In fact, it’s worth stating that I would purchase a Shield well before any armour pieces. Why? Well, because even though a Shield costs 2GC, a full suit of even Leather — which would only grant 1 AP on all locations, rather than 2 AP with +1 SL to defend — costs 1GC 14/–. For only 6/– more, you’re getting double, and then some, the value!

But it’s not all mechanics and mathematics. This is a roleplaying game, after all — you’re going to need to chat to some non-player characters before long, and I doubt the dandy will take too kindly to some raggedy hedge knight hefting around a massive shield. No, unfortunately, shields are not in fashion with the rakes and rapscallions of the Empire — though bucklers still get plenty of use by the middle class — which will mean you may have lost the war (for your honour) even before you’ve deflected a blow. Furthermore, shields are a practical symbol of war — you can’t hide them, you can’t side-step them. If you walk into a village carrying a shield, folks are going to know what you’re looking for and are used to dealing with trouble. Is that the kind of attention you want to bring?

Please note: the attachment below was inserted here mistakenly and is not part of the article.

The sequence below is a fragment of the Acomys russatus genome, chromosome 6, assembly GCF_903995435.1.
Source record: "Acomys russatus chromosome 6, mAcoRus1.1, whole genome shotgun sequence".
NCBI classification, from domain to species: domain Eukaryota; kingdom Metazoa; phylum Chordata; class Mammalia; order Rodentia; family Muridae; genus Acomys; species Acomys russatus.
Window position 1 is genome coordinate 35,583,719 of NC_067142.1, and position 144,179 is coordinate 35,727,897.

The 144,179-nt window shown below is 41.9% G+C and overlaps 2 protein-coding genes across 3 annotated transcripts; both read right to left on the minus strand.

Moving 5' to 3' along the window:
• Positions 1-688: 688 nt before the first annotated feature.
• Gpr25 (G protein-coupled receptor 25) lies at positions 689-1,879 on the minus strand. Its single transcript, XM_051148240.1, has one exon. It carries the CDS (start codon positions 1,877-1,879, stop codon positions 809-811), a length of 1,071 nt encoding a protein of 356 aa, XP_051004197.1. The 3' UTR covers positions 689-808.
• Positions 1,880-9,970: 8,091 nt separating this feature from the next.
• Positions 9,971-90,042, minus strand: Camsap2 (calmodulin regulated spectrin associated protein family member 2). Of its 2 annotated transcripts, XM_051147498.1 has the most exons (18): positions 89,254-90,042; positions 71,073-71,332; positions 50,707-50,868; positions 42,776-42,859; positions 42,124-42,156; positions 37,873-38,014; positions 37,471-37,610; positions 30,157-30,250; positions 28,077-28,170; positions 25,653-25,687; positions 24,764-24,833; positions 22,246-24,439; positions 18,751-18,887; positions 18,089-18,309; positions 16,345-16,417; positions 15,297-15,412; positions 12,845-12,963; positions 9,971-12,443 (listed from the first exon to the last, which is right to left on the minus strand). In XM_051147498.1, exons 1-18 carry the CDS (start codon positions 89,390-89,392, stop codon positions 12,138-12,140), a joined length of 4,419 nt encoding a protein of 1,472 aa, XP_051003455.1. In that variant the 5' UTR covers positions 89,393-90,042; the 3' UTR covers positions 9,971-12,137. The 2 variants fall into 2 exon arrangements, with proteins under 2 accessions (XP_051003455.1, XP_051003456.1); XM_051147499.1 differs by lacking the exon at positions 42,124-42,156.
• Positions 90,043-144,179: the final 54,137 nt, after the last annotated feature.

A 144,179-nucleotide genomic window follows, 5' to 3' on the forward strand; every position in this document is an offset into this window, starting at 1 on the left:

Getting Fancy with Parrying Weapons

Lastly, we have Parrying weapons — either a main gauche or a swordbreaker — which are primarily the purvue of the elite, given their relative rarity compared with shields. These weapons are fashionable, but also highly functional, combining the Defensive Quality of a shield (and everything that brings), with the fact they’re powerful weapons in their own right. However, both of the weapons require the Melee (Parrying) Skill, so unless their wielder is trained in that Skill, they shouldn’t be seriously considered as options.

Let’s consider the main gauche: +SB+2 Damage with the Defensive Quality for only 1GC (though its Rarity will make it a tough cookie to find). If combined with the Dual Wielder Talent, and perhaps the Ambidextrous Talent, this would result in a powerful defensive and offensive option in combat.

But the weapon I really want to talk about is the swordbreaker. Only 2/6 more expensive than the main gauche, and being merely Scarce, this tricky little weapon delivers much: +SB+3 Damage, Defensive, a longer range (Short, as opposed to Very Short), and the curious Trap-blade Quality. What does Trap-blade do? When rolling a Critical whilst defending, you can force an Opposed Strength Test adding the SL from the Melee (Parry) Test. A success results in your opponent being disarmed, but success with +6 SL destroys the weapon entirely!


Parrying weapons are by far the easiest to place in social contexts — they’re very popular amongst the upper classes, and help you fit in with them. They also make you seem more fashionable among the middle-classes, and help you stand out amongst the lower-class locales. Furthermore, they’re much easier to conceal, so you can gain the benefits of ‘just having a hand weapon’ right up until your opponent has underestimated you and you draw your cunning swordbreaker.